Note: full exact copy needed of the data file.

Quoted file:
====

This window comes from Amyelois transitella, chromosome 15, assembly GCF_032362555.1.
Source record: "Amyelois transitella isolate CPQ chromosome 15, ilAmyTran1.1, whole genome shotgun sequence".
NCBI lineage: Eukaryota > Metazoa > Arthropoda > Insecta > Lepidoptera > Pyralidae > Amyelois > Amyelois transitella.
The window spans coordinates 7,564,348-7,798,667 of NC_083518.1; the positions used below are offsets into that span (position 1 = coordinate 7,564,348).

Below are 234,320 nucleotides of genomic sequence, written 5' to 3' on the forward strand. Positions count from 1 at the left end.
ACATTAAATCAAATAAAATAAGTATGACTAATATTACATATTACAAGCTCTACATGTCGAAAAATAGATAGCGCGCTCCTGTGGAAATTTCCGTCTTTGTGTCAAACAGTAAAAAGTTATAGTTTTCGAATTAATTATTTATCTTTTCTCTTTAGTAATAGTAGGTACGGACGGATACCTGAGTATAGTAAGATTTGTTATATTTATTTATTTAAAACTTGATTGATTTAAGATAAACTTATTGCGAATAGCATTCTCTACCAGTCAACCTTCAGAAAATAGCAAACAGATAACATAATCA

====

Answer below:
This window comes from Amyelois transitella, chromosome 15, assembly GCF_032362555.1.
Source record: "Amyelois transitella isolate CPQ chromosome 15, ilAmyTran1.1, whole genome shotgun sequence".
NCBI lineage: Eukaryota > Metazoa > Arthropoda > Insecta > Lepidoptera > Pyralidae > Amyelois > Amyelois transitella.
The window spans coordinates 7,564,348-7,798,667 of NC_083518.1; the positions used below are offsets into that span (position 1 = coordinate 7,564,348).

Below are 234,320 nucleotides of genomic sequence, written 5' to 3' on the forward strand. Positions count from 1 at the left end.
ACATTAAATCAAATAAAATAAGTATGACTAATATTACATATTACAAGCTCTACATGTCGAAAAATAGATAGCGCGCTCCTGTGGAAATTTCCGTCTTTGTGTCAAACAGTAAAAAGTTATAGTTTTCGAATTAATTATTTATCTTTTCTCTTTAGTAATAGTAGGTACGGACGGATACCTGAGTATAGTAAGATTTGTTATATTTATTTATTTAAAACTTGATTGATTTAAGATAAACTTATTGCGAATAGCATTCTCTACCAGTCAACCTTCAGAAAATAGCAAACAGATAACATAATCA